Washington, D.C. – TechNet, the national, bipartisan network of innovation economy CEOs and senior executives, urged the Supreme Court to uphold Section 230 as it hears oral arguments in Gonzalez v. Google this week. Section 230 is a portion of the Communications Decency Act of 1996 that provides important protections for small, medium, and large businesses to operate online. The following statement can be attributed to TechNet President and CEO Linda Moore:

“Many of the technologies we love and use every day exist because Section 230 promoted the continued development of the Internet, which has been a driving force for innovation and economic growth in this country. It has created and connected millions of us to jobs and new opportunities, enabled people of all backgrounds to learn, communicate, and access resources from anywhere, and spurred the entrepreneurial spirit that is the backbone of our nation to flourish.

“If the Supreme Court accepts the plaintiff’s arguments in Gonzalez v. Google, it would completely undermine Section 230, and the Internet as we know it would stop functioning. It would lead to unintended consequences that could fundamentally change how we communicate and interact online by creating a less safe user experience, endangering free speech, and hurting our economy.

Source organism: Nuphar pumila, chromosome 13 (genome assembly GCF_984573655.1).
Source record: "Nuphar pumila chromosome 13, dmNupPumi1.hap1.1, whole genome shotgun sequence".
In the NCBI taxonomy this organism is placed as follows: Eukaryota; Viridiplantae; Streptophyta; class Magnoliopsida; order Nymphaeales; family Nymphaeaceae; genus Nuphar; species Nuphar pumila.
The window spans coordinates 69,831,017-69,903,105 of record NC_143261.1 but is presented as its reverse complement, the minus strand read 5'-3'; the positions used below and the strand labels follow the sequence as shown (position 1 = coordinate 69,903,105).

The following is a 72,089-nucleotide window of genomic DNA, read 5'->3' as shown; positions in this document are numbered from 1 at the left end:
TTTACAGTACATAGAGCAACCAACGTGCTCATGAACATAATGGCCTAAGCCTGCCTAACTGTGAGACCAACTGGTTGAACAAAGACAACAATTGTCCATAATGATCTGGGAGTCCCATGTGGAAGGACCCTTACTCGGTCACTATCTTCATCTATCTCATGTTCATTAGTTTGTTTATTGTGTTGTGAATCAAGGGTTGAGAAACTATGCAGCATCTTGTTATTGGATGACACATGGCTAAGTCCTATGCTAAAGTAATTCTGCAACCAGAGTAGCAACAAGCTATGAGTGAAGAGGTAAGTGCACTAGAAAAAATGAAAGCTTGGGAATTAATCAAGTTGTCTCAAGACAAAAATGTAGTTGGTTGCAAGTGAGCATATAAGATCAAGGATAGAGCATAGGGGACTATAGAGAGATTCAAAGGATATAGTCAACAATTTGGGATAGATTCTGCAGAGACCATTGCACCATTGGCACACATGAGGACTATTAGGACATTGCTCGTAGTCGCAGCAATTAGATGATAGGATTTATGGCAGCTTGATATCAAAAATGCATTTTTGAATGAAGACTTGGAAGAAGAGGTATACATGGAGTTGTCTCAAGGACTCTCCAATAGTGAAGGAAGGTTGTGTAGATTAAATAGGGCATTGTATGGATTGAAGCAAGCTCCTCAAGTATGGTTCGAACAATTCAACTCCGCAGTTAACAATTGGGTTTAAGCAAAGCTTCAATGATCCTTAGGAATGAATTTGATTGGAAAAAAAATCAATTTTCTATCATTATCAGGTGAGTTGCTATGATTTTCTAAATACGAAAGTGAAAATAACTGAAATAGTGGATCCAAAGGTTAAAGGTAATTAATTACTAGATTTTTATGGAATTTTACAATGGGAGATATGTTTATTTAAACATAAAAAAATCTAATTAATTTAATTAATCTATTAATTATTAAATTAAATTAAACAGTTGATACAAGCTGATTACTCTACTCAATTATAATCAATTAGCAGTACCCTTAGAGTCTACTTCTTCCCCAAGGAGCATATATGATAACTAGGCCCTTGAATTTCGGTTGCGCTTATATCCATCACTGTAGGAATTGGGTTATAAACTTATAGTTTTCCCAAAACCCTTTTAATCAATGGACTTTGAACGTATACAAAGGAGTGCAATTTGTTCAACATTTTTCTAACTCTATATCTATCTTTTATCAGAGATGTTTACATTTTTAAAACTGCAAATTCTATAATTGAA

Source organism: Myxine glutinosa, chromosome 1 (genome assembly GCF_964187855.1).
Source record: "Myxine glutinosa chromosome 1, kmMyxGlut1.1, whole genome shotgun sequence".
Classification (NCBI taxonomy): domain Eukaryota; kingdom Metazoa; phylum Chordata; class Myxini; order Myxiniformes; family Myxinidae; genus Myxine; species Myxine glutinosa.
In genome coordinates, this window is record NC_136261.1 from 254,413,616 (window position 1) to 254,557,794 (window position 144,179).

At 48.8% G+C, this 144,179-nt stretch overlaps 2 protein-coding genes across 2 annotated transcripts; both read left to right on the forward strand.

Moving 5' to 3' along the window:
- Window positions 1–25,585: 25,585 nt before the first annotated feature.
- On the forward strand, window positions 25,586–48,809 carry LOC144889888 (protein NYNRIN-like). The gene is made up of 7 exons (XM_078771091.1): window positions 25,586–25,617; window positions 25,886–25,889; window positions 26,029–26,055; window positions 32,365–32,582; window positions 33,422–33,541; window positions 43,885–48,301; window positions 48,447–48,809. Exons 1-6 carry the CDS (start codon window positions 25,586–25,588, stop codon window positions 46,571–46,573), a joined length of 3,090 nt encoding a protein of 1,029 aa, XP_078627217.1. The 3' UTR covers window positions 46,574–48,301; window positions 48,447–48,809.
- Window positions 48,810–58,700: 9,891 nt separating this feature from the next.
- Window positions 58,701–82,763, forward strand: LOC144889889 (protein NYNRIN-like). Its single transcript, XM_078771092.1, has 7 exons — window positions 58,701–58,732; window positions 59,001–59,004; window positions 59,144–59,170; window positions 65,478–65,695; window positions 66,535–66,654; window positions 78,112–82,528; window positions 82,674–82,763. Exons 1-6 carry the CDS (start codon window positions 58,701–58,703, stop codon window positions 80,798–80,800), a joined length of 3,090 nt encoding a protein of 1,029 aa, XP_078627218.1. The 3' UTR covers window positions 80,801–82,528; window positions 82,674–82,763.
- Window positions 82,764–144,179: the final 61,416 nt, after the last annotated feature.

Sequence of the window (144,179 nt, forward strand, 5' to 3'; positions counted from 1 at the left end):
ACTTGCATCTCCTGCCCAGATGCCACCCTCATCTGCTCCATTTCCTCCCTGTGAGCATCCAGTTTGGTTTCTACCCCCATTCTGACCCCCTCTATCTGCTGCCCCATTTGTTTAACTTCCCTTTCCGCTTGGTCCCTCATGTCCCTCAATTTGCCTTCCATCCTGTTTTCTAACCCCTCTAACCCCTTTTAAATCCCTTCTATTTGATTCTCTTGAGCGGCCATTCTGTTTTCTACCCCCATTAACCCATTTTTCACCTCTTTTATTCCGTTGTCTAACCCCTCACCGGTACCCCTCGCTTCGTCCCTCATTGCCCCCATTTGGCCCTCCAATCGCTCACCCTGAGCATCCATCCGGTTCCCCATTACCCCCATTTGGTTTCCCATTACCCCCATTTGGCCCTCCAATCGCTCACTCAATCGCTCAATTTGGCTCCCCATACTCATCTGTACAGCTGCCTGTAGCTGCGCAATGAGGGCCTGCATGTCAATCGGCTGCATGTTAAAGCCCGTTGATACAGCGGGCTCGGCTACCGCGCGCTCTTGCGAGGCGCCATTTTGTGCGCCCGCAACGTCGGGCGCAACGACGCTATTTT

“Changes to content moderation and Section 230 must come from Congress and be thoughtful, bipartisan, and avoid any unintended consequences that could devastate our economy for years to come.”

In a new blog post published today, TechNet outlined the strong legal arguments for protecting Section 230 and the harmful effects undermining it would have on all Americans.

Last month, TechNet also joined the Computer & Communications Industry Association, NetChoice, Digital Media Association, the Information Technology Industry Council, and the Interactive Advertising Bureau in submitting an amicus brief to the Supreme Court highlighting why content organization is protected by Section 230. Additionally, Senator Ron Wyden (D-OR) and former Congressman Chris Cox (R-CA), the legislative authors of the Communications Decency Act, filed an amicus brief urging the Supreme Court to uphold precedent on Section 230.